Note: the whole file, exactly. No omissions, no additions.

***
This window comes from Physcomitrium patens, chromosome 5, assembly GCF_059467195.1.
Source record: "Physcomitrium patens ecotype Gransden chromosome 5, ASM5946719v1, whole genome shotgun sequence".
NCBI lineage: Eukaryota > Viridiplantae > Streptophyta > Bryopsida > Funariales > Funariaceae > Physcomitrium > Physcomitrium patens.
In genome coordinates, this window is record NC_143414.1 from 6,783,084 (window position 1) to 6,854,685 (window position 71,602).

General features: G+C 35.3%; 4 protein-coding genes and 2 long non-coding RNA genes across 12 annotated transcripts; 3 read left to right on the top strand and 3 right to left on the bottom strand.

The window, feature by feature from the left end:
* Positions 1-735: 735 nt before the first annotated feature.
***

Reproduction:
This window comes from Physcomitrium patens, chromosome 5, assembly GCF_059467195.1.
Source record: "Physcomitrium patens ecotype Gransden chromosome 5, ASM5946719v1, whole genome shotgun sequence".
NCBI lineage: Eukaryota > Viridiplantae > Streptophyta > Bryopsida > Funariales > Funariaceae > Physcomitrium > Physcomitrium patens.
In genome coordinates, this window is record NC_143414.1 from 6,783,084 (window position 1) to 6,854,685 (window position 71,602).

General features: G+C 35.3%; 4 protein-coding genes and 2 long non-coding RNA genes across 12 annotated transcripts; 3 read left to right on the top strand and 3 right to left on the bottom strand.

The window, feature by feature from the left end:
* Positions 1-735: 735 nt before the first annotated feature.